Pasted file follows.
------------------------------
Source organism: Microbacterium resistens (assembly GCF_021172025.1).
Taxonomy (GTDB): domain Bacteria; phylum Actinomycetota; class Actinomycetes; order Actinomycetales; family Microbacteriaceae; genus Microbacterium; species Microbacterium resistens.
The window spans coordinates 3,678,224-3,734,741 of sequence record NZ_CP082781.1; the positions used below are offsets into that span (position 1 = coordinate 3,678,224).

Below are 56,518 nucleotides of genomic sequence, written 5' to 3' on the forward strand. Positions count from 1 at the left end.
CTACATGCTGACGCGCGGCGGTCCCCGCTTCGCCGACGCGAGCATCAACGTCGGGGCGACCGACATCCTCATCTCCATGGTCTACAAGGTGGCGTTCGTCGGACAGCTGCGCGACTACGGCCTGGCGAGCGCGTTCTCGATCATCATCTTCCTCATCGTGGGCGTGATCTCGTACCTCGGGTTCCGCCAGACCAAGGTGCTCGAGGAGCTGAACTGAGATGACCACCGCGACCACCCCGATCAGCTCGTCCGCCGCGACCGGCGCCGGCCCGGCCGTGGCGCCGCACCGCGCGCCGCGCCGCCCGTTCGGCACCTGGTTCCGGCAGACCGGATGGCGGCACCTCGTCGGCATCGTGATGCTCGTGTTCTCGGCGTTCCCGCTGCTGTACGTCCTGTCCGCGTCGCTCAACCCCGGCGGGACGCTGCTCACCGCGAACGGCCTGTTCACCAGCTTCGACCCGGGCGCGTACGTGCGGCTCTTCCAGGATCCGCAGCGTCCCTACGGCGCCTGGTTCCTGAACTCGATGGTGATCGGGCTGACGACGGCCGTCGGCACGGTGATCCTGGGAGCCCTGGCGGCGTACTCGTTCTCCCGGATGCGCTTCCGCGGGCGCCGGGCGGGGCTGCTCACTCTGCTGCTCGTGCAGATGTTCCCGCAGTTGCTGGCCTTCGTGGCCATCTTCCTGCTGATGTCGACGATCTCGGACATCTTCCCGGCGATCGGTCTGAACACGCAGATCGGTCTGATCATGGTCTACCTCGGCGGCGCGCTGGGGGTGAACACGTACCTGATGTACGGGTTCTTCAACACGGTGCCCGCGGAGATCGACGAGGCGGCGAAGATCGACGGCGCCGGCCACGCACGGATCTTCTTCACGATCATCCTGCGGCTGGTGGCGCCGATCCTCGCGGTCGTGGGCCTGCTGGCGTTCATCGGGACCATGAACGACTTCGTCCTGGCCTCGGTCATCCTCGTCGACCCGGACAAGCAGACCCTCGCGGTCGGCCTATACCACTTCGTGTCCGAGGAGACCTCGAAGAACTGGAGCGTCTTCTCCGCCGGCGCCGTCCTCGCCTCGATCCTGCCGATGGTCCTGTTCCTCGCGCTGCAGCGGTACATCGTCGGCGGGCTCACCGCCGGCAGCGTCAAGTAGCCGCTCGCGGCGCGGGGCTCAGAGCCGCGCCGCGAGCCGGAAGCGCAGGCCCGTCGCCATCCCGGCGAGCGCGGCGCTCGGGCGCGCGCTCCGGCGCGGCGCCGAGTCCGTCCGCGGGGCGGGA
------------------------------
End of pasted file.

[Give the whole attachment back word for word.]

Source organism: Microbacterium resistens (assembly GCF_021172025.1).
Taxonomy (GTDB): domain Bacteria; phylum Actinomycetota; class Actinomycetes; order Actinomycetales; family Microbacteriaceae; genus Microbacterium; species Microbacterium resistens.
The window spans coordinates 3,678,224-3,734,741 of sequence record NZ_CP082781.1; the positions used below are offsets into that span (position 1 = coordinate 3,678,224).

Below are 56,518 nucleotides of genomic sequence, written 5' to 3' on the forward strand. Positions count from 1 at the left end.
CTACATGCTGACGCGCGGCGGTCCCCGCTTCGCCGACGCGAGCATCAACGTCGGGGCGACCGACATCCTCATCTCCATGGTCTACAAGGTGGCGTTCGTCGGACAGCTGCGCGACTACGGCCTGGCGAGCGCGTTCTCGATCATCATCTTCCTCATCGTGGGCGTGATCTCGTACCTCGGGTTCCGCCAGACCAAGGTGCTCGAGGAGCTGAACTGAGATGACCACCGCGACCACCCCGATCAGCTCGTCCGCCGCGACCGGCGCCGGCCCGGCCGTGGCGCCGCACCGCGCGCCGCGCCGCCCGTTCGGCACCTGGTTCCGGCAGACCGGATGGCGGCACCTCGTCGGCATCGTGATGCTCGTGTTCTCGGCGTTCCCGCTGCTGTACGTCCTGTCCGCGTCGCTCAACCCCGGCGGGACGCTGCTCACCGCGAACGGCCTGTTCACCAGCTTCGACCCGGGCGCGTACGTGCGGCTCTTCCAGGATCCGCAGCGTCCCTACGGCGCCTGGTTCCTGAACTCGATGGTGATCGGGCTGACGACGGCCGTCGGCACGGTGATCCTGGGAGCCCTGGCGGCGTACTCGTTCTCCCGGATGCGCTTCCGCGGGCGCCGGGCGGGGCTGCTCACTCTGCTGCTCGTGCAGATGTTCCCGCAGTTGCTGGCCTTCGTGGCCATCTTCCTGCTGATGTCGACGATCTCGGACATCTTCCCGGCGATCGGTCTGAACACGCAGATCGGTCTGATCATGGTCTACCTCGGCGGCGCGCTGGGGGTGAACACGTACCTGATGTACGGGTTCTTCAACACGGTGCCCGCGGAGATCGACGAGGCGGCGAAGATCGACGGCGCCGGCCACGCACGGATCTTCTTCACGATCATCCTGCGGCTGGTGGCGCCGATCCTCGCGGTCGTGGGCCTGCTGGCGTTCATCGGGACCATGAACGACTTCGTCCTGGCCTCGGTCATCCTCGTCGACCCGGACAAGCAGACCCTCGCGGTCGGCCTATACCACTTCGTGTCCGAGGAGACCTCGAAGAACTGGAGCGTCTTCTCCGCCGGCGCCGTCCTCGCCTCGATCCTGCCGATGGTCCTGTTCCTCGCGCTGCAGCGGTACATCGTCGGCGGGCTCACCGCCGGCAGCGTCAAGTAGCCGCTCGCGGCGCGGGGCTCAGAGCCGCGCCGCGAGCCGGAAGCGCAGGCCCGTCGCCATCCCGGCGAGCGCGGCGCTCGGGCGCGCGCTCCGGCGCGGCGCCGAGTCCGTCCGCGGGGCGGGA